This applet provides an interactive simulation that allows one to gain both a qualitative and quantitative understanding of buoyant force. The definition of buoyant force is discussed. The user is able to select and change the density of the object and fluid, the drag coefficient (to allow for damping due to viscosity of the liquid), as well as the volume of the object, and then observe the corresponding results. The mass of the object changes automatically. The block may be placed at any position in the liquid and then released. This item displays (via colored arrows) the buoyant force, net force, mass, weight of displaced liquid, vectors representing the weight of the object, a graphical display of the displaced water, and a plot of position and velocity as a function of time for a period of about one minute. This item allows for feedback to the user for a wide variety of simulated experiments.
Type of Material:
A Java applet embedded in web page.
This material may be used as a demonstration, an in-class activity, pre-lab (for labs on buoyancy), or homework (with instructor provided assignments).
A Java enabled web browser and an internet connection are required.
Identify Major Learning Goals:
The user of this learning object will become familiar with relations between densities of objects, liquids, weight, and buoyant forces on the object. The learning object is helpful in displaying all the variables that effect the size of the buoyant force and whether an object will sink or float. The net force is calculated thereby allowing the user to spiral back to an application of Newton's 2nd Law.
Target Student Population:
Students enrolled in algebra or calculus-based college or college preparatory (i.e. high school) physics.
Prerequisite Knowledge or Skills:
A knowledge of mass, weight, force, volume, buoyancy, and density is helpful.
The calculated values of the weight, volume, and density seemed to be correct. The use of kg*w is helpful because it requires less calculations. The item displays all components needed for a detailed understanding of buoyancy at an introductory level. Users can play with the item to achieve equilibrium conditions for a wide range of values of densities. Feedback on conditions required for equilibrium are immediate since both forces and vectors are displayed. For more complicated situations users can observe the motion of the block as it approaches equilibrium or oscillates around it depending of the choices of initial conditions. The applet also displays x and y coordinates of the center of mass of the block.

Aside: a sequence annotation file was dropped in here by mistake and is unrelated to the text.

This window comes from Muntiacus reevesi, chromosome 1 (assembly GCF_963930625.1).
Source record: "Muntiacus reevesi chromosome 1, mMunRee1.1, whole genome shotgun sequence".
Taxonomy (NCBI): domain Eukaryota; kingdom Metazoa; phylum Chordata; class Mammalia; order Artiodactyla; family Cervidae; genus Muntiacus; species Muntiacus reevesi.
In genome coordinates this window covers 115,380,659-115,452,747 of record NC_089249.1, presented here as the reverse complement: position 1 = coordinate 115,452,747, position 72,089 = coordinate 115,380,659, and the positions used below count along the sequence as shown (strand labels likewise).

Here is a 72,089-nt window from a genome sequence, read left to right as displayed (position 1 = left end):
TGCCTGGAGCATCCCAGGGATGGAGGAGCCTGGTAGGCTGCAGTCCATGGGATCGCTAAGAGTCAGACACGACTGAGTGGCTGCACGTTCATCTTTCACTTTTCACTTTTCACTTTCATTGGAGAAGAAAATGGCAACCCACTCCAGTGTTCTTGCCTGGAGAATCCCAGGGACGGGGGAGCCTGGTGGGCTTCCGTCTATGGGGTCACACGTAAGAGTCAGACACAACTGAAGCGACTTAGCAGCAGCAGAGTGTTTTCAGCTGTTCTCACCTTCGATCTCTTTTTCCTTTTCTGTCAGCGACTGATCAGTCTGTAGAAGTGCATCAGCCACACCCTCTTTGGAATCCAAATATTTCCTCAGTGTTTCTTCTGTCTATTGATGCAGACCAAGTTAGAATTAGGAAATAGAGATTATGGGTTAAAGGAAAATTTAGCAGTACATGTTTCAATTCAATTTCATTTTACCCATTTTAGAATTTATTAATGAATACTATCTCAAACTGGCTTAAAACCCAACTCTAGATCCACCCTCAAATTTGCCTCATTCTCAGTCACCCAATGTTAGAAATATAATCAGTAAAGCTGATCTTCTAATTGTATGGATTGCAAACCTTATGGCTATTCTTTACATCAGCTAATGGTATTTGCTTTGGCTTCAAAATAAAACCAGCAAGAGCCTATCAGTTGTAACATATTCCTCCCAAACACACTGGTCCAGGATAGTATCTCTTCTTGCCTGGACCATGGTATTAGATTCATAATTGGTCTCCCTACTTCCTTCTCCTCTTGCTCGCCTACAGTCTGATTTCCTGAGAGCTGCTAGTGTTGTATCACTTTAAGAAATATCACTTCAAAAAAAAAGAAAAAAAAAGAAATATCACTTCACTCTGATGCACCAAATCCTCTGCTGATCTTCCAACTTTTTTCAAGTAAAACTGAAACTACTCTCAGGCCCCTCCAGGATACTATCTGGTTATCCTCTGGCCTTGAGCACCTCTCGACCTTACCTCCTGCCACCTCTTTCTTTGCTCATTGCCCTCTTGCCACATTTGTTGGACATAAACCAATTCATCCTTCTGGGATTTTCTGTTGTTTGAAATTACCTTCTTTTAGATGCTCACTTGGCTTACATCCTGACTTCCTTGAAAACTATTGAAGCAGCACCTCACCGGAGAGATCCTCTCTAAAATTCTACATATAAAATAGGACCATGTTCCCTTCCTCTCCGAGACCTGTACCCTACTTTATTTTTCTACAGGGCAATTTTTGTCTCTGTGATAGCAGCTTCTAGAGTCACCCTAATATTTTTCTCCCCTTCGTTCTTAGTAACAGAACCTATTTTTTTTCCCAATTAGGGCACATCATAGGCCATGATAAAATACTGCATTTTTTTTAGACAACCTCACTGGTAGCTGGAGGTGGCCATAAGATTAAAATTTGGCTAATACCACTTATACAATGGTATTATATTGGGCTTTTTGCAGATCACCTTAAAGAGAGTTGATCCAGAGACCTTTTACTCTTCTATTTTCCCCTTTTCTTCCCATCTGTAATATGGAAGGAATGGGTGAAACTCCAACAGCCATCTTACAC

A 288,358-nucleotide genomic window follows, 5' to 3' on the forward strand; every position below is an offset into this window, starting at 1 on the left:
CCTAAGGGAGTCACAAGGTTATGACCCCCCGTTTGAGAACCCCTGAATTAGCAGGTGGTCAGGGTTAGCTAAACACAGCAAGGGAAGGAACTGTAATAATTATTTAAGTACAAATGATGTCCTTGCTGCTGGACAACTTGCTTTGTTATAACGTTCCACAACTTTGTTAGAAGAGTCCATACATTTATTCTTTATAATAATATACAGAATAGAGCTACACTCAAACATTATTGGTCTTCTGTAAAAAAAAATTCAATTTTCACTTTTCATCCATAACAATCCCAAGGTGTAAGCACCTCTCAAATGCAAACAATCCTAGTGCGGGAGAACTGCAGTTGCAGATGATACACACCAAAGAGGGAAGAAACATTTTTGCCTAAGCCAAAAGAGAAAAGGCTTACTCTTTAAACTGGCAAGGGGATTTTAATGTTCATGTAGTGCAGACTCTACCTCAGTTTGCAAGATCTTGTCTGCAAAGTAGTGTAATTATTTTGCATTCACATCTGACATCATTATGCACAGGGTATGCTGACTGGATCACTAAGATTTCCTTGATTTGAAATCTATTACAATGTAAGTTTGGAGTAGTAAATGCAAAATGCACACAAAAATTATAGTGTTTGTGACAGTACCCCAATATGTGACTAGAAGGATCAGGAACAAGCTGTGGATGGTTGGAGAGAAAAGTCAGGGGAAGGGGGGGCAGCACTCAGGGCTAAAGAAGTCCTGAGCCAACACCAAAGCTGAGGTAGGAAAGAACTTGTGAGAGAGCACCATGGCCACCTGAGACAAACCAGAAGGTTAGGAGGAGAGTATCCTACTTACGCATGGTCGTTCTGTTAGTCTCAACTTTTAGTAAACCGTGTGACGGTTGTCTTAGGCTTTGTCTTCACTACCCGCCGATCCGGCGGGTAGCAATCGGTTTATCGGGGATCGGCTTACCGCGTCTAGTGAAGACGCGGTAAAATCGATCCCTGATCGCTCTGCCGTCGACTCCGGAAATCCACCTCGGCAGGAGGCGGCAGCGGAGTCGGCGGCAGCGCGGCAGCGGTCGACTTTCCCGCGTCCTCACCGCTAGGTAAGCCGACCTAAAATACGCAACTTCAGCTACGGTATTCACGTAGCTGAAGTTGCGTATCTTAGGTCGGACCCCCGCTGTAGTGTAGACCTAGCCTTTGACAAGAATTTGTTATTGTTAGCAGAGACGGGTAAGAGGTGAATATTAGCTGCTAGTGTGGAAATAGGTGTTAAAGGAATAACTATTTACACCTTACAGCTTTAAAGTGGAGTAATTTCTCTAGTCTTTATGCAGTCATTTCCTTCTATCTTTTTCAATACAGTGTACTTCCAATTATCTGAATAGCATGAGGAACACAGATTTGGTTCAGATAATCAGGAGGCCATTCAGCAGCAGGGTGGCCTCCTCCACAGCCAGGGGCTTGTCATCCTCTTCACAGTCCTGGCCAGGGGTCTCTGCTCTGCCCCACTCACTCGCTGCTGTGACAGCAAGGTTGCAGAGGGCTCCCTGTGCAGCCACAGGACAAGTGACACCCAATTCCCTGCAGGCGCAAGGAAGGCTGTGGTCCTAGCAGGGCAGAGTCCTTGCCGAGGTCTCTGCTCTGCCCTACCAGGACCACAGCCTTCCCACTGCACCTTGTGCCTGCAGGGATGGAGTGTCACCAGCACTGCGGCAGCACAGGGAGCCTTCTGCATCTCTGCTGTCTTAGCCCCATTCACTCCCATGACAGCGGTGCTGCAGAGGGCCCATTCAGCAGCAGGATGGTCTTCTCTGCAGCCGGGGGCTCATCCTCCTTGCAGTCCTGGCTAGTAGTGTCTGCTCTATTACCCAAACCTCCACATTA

The value of the velocity of the block as well as the drag force is not listed. Therefore it may be difficult to determine the exact value of the net force. The signs on the net force are reversed. The pause button does not seem to function unless the center of mass is above the equilibrium position. The use of units of "kg*w" for force should be explained. The "w" appears to stand for 9.8m/s^2, or equivalent in other units.
Potential Effectiveness as a Teaching Tool
The multiple displays of information is useful in helping the students gain a qualitative (i.e. conceptual) understanding of buoyant force. Much quantitative measurements can be made as well. This is a good control of variables exercise. The arrows that represent the weight of the block and buoyant force are displayed in real time. This helps the user to see how the buoyant force changes as more or less fluid is displaced while the weight remains the same. The net force is calculated as well. This enables the user to see how Newton's 2nd law applies in different situations. One can compare the direction or sign of the net force to the acceleration. Instructors should not have much difficulty developing some useful assignments for this item.
This applet contains no questions to provide the user with some direction. It may be good to just "play around" at first but eventually the instructor will need to develop some questions to assess the students knowledge of buoyant force. There are several variables that can be changed. The students need to know which ones to change and when to change them. Also, a little instruction on how to calculate the buoyant force and net force is needed. Limited precision on the placement of the block may not let the user obtain a position that is "exactly" at equilibrium.
Ease of Use for Both Students and Faculty
Each of the options provided is in itself very easy to use. Students will need to read the accompanying page to help familiarized themselves with this item. This will take about ten (10) minutes.
The RIGHT click feature does not work on Macintosh computers. Therefore it is difficult to change the volume of the block as well as resume a simulation once you have clicked 'pause'. Since there are many options and features to play with, users will need to take the time and read the instructions carefully.
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